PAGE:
Everything you need to know about the Cholera outbreak in Lebanon
Cholera outbreak continues to spread in Lebanon. Cholera is an acute intestinal infection caused by ingestion of food or water contaminated with the bacterium "Vibrio Cholerae". It can be transmitted through contaminated water or food, and can spread quickly in areas with limited access to basic services like clean water, sanitation, and healthcare. If left untreated, the disease can be deadly within just hours of infection as it can cause severe dehydration.
Severe watery diarrhea, often without fever, may lead to dehydration.
Symptoms of dehydration:
- Decreased skin elasticity
- Eyes drooping
- Weakness or fatigue
The methods of preventing cholera infection:
- Drink or use safe water
- Wash hands with soap and water for at least twenty seconds
- Cook food very well
- Avoid eating food exposed to insects and flies
- Maintain cleanliness of the house, especially toilets and garbage places (use of chlorine)
- Avoid drinking from the same vessel as others
- Maintaining personal and food hygiene
- Wash fruits and vegetables well by leaving them in a container with chlorine added in specific proportions
- Avoid eating raw meat
- Sterilization of water used for drinking, washing and cooking by:
- Boiling for ten minutes
- Chlorine treatment
When a case of cholera appears, you must:
- Isolate the patient and get rid of feces by hygienic methods.
- Sterilize all contaminated materials such as clothes and bedding by using chlorine and water.
- Cleaning and sterilizing hands that come into contact with the cholera patient or his clothes, etc., with chlorinated water or other effective antibacterial agents.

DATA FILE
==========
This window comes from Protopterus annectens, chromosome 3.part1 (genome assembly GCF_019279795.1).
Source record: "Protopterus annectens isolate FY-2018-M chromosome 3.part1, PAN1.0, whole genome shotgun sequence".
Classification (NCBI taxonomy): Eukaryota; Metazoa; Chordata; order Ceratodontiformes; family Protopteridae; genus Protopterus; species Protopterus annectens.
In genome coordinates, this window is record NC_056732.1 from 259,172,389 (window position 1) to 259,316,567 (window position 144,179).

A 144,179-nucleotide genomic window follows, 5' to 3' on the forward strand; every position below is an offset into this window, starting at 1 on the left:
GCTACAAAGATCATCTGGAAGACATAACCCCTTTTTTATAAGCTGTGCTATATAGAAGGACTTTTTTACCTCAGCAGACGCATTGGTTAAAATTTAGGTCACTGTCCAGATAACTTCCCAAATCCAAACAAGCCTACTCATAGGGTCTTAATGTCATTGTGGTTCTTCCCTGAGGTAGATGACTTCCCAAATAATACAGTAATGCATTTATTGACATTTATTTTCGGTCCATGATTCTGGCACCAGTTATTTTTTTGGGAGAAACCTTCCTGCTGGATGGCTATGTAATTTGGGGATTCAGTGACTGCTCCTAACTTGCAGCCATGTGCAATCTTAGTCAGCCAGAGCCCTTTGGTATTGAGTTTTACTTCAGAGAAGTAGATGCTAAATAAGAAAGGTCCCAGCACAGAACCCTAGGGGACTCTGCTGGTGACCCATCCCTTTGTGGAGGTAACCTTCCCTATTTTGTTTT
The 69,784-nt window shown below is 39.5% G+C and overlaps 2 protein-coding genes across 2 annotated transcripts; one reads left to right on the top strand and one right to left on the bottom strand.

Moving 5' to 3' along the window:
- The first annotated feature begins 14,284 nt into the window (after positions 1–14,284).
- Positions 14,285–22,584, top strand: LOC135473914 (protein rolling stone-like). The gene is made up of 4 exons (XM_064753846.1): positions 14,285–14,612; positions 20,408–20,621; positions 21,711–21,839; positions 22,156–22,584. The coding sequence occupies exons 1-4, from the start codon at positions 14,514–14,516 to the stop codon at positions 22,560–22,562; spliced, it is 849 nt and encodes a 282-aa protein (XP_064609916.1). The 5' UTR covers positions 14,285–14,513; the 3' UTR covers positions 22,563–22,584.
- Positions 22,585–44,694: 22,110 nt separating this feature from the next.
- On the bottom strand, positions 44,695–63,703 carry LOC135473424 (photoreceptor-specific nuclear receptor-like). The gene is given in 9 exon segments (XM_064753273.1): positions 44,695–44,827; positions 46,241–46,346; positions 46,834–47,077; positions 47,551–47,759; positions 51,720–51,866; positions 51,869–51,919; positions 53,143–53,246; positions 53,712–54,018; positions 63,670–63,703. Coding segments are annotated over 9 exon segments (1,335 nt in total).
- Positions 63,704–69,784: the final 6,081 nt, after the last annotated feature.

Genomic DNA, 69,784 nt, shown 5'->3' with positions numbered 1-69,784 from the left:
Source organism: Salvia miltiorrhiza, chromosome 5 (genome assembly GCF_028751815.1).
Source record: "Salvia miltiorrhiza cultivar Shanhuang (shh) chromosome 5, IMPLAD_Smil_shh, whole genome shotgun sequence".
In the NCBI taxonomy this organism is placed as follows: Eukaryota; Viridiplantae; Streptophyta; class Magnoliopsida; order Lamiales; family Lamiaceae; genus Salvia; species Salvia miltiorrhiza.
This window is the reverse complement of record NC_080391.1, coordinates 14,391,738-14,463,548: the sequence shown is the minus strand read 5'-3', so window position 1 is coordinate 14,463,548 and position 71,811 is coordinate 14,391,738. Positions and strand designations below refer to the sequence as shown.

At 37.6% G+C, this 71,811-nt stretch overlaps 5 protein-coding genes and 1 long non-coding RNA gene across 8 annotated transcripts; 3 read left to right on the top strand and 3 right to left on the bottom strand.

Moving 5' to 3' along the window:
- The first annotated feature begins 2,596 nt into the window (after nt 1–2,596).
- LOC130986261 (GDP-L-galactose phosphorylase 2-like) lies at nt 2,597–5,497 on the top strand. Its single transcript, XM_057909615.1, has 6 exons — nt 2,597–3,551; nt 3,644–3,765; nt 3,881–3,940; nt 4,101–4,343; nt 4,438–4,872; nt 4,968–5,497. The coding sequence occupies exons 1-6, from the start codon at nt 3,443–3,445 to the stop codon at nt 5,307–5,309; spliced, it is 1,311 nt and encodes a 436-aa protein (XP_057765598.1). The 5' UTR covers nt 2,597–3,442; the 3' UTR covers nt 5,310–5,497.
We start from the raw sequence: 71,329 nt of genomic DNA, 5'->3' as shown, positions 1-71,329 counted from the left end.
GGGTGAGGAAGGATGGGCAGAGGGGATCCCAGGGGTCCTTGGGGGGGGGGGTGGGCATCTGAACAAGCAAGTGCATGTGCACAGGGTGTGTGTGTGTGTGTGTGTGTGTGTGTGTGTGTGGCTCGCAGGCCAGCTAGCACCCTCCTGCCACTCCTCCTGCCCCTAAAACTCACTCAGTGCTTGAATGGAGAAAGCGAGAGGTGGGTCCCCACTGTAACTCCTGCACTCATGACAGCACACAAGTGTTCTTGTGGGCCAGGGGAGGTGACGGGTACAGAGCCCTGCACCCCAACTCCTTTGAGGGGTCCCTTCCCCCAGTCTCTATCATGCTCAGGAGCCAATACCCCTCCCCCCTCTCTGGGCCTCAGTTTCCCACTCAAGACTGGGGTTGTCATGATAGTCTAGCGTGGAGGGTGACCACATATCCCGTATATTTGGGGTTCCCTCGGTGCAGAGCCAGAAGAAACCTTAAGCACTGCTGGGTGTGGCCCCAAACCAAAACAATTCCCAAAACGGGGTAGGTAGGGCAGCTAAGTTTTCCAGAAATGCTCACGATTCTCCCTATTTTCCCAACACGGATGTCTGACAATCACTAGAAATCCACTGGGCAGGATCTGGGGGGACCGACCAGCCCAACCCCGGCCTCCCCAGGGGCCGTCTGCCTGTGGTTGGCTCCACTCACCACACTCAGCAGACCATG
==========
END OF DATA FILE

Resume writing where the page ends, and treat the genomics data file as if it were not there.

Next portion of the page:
- Monitor contacts of the patient for five days from the last contact with the patient.
- Sterilization is done by chlorine (free of scented and contains 5.25% chlorine).
Cholera is treated with oral rehydration salts (ORS). If it is not available, oral rehydration salts can be prepared at home in the following manner, provided that clean and safe water is used:
- Half a teaspoon of table salt
- 6 full teaspoons of sugar
- 1 liter clean water
“UNICEF is employing every effort to support the government to ensure the safeguarding of children and their families”
How is UNICEF helping?
Cholera outbreak was announced on 6th October, and UNICEF has scaled-up its response:
- Procured emergency medical supplies including 182,000 Oral Rehydration Salts (ORS) and 50 Cholera Treatment Kits to support treatment of 5,000 cholera cases
- Delivered Chlorinated Trucked water, wastewater desludging and ensured disinfection in informal settlements with suspected or confirmed cases.
- Responded to misinformation and promoted awareness and healthy hygiene practices to ensure integrated response and intervention.
- Trained frontline workers and partners on cholera awareness, including transmission, symptoms, treatment, prevention and referral mechanisms. And reached communities through awareness messages on Cholera prevention and treatment in high risk and vulnerable areas.
- Distributed fuel to main water pumping stations and waste-water treatment stations in locations with confirmed and suspected cholera cases
- Dispatched Periphery Cholera kits to hospitals and medical centers identified as Cholera treatment centers.
Distributed in hotspot areas and informal settlements Disinfection Kits and Chlorine Family Hygiene Kits.
Replaced essential pumps, repaired holding tank and Tripoli lifting station to allow for safe disposal of wastewater.
- Distributed chlorine to the Water Establishments in South Lebanon, North Lebanon and Beirut and Mount Lebanon.
- Conducted Cholera awareness sessions in public and private schools in coordination with the Ministry of Education and Higher Education.
“Concrete measures must be taken to prevent the spread of cholera cases in Lebanon”